How To Make A Sourdough Starter At Home – Tips, Tricks And Troubleshooting

How To Make A Sourdough Starter At Home – Tips, Tricks And Troubleshooting

How many of you have always wanted to bake your own Sourdough loaves? It is a super fun and rewarding process that starts with making a Sourdough Starter from just flour and water. With my extremely simple guide to creating your own Sourdough Starter at home in just 9 days, you will be ready to bake beautiful Sourdough Bread for your family and friends. With the world literally coming to a standstill due to the Coronavirus and everyone having to stay at home, this is the perfect time to mix some flour and water and watch the magic happen right before your eyes.

For the past two weeks, I have been sharing my daily Sourdough Starter process (from scratch!) on my Insta Stories. I have been feeding, mixing, discarding, fermenting LIVE while sharing all my handy tips and tricks that will help you make a sourdough starter at home. So, follow me on Instagram, watch my Insta Stories and read this blog post. Have fun!

How To Make A Sourdough Starter At Home – Tips, Tricks And Troubleshooting

BASIC SOURDOUGH STARTER INSTRUCTIONS

Equipment Needed For Sourdough Starter

  1. Clean and dry 1-litre glass jar or container with a lid.
  2. Linen or muslin cover.
  3. Clean long-handled steel spoons.
  4. Weighing Scales
  5. Notepad and pen

 

Important Things To Remember Before Starting

  1. Wash a 1-litre glass jar or container with warm water and baking soda. Wash thoroughly, rinse and dry.
  2. Measure your empty jar and write down the weight because that will be useful later.
  3. You don’t need to secure the lid of the jar or container tightly. I prefer using a linen cover or just a screw-top lid placed lightly on top of the jar.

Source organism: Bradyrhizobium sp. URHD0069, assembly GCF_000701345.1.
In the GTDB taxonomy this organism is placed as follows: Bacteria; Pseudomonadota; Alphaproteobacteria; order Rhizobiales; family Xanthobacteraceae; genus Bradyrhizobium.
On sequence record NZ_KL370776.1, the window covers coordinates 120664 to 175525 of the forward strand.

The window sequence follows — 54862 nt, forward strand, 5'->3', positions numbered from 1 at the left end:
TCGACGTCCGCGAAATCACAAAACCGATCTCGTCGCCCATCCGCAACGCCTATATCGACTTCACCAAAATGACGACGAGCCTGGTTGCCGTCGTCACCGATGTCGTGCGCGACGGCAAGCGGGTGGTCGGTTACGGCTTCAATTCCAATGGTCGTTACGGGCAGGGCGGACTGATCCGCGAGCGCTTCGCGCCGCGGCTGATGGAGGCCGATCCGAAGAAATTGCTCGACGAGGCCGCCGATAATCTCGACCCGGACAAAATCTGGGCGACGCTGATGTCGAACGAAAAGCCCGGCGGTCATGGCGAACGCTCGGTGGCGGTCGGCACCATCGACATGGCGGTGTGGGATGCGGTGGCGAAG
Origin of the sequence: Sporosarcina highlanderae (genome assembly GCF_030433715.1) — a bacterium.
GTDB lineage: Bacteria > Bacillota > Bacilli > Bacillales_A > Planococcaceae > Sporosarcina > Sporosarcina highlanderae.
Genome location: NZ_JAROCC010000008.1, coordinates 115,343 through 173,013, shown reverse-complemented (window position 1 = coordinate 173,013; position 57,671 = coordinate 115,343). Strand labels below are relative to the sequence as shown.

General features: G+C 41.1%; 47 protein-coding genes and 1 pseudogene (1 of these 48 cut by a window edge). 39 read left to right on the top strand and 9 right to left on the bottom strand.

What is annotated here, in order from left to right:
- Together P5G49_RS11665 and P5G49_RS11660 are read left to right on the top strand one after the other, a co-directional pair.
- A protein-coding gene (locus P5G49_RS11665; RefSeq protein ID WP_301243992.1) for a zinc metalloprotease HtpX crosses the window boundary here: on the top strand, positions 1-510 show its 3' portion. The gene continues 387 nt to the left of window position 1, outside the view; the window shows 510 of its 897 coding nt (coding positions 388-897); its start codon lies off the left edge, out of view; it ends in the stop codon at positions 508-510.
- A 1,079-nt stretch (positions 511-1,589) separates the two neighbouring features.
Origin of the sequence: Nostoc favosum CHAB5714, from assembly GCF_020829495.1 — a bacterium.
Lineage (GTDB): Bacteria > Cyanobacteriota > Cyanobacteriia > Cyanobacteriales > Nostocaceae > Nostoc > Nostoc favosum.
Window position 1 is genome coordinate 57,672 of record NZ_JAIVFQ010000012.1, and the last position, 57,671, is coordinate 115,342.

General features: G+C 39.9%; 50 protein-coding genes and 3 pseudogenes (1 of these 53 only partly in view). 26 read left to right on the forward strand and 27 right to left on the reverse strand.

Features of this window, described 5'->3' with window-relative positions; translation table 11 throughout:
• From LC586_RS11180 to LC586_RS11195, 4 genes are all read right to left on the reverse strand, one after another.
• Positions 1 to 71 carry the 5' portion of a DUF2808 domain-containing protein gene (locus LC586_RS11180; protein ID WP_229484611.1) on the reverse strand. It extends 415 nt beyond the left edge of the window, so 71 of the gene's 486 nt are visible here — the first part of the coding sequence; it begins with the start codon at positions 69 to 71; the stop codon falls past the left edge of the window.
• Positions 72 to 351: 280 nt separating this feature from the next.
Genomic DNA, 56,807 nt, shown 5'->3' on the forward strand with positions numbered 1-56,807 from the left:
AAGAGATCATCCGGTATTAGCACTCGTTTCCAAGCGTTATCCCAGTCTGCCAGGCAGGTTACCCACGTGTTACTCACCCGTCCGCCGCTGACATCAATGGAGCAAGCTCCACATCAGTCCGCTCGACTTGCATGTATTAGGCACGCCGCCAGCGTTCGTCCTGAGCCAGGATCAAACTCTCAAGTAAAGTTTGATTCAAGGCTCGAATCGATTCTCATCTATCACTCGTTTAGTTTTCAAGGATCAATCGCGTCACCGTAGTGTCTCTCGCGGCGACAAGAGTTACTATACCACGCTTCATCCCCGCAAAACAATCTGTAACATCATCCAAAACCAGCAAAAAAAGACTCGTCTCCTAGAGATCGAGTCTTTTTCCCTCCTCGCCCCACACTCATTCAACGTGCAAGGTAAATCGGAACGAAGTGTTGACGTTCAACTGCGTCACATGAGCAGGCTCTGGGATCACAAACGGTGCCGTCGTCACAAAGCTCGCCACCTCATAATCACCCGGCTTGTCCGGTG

4. Always use filtered water. You can also boil and cool tap water/bottled water and use that.
  5. The ideal temperature for a starter is between 21C-29C. If the temperature is lower than 24C where you are, remember to warm your water slightly before using.
  6. You can start your starter with 100% of Baker’s/Organic White Flour. Or you can use 50% Baker’s/Organic White Flour and 50% high-mineral textured flour like Wholemeal/Rye/Spelt/Khorasan. The high-mineral flour helps with the fermentation.
  7. It is important to have a warm environment for the starter to ferment. This is easily achievable in late spring and all through summer. But during the cooler months of autumn and winter, invest in a Brewer’s heating pad to consistently keep your starter warm. Alternatively, warm wheat bags in the microwave and wrap around your starter jar with tea towels. Place your starter jar along with the tea towels/warmed wheat bag in a box and place the box in a warm, non-drafty area of your kitchen or pantry. You can also place your starter jar close to your cooktop or oven for residual cooking heat. In cooler months, placing the jar in direct gently sun is also a good way to give it some much-needed heat.

How To Make A Sourdough Starter At Home – Tips, Tricks And Troubleshooting

How To Make A Sourdough Starter At Home – Tips, Tricks And Troubleshooting

How To Make A Sourdough Starter At Home – Tips, Tricks And TroubleshootingHow To Make A Sourdough Starter At Home – Tips, Tricks And Troubleshooting